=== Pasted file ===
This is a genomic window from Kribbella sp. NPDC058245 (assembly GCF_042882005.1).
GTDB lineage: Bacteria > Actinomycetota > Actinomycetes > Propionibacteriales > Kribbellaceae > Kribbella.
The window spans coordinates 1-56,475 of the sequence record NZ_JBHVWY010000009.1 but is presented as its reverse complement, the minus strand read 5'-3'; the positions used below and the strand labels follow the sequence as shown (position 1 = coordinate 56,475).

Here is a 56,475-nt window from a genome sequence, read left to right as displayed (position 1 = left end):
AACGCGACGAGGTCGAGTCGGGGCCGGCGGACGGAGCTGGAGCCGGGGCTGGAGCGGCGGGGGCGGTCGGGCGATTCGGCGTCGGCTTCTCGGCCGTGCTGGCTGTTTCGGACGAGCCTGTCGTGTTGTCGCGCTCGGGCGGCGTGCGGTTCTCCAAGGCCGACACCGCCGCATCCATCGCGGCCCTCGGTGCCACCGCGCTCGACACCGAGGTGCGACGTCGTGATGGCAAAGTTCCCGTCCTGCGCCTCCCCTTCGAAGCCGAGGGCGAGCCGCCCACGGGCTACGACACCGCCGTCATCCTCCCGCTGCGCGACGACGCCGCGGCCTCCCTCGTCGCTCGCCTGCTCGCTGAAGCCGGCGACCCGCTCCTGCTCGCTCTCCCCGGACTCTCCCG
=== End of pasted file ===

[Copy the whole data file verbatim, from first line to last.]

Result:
This is a genomic window from Kribbella sp. NPDC058245 (assembly GCF_042882005.1).
GTDB lineage: Bacteria > Actinomycetota > Actinomycetes > Propionibacteriales > Kribbellaceae > Kribbella.
The window spans coordinates 1-56,475 of the sequence record NZ_JBHVWY010000009.1 but is presented as its reverse complement, the minus strand read 5'-3'; the positions used below and the strand labels follow the sequence as shown (position 1 = coordinate 56,475).

Here is a 56,475-nt window from a genome sequence, read left to right as displayed (position 1 = left end):
AACGCGACGAGGTCGAGTCGGGGCCGGCGGACGGAGCTGGAGCCGGGGCTGGAGCGGCGGGGGCGGTCGGGCGATTCGGCGTCGGCTTCTCGGCCGTGCTGGCTGTTTCGGACGAGCCTGTCGTGTTGTCGCGCTCGGGCGGCGTGCGGTTCTCCAAGGCCGACACCGCCGCATCCATCGCGGCCCTCGGTGCCACCGCGCTCGACACCGAGGTGCGACGTCGTGATGGCAAAGTTCCCGTCCTGCGCCTCCCCTTCGAAGCCGAGGGCGAGCCGCCCACGGGCTACGACACCGCCGTCATCCTCCCGCTGCGCGACGACGCCGCGGCCTCCCTCGTCGCTCGCCTGCTCGCTGAAGCCGGCGACCCGCTCCTGCTCGCTCTCCCCGGACTCTCCCG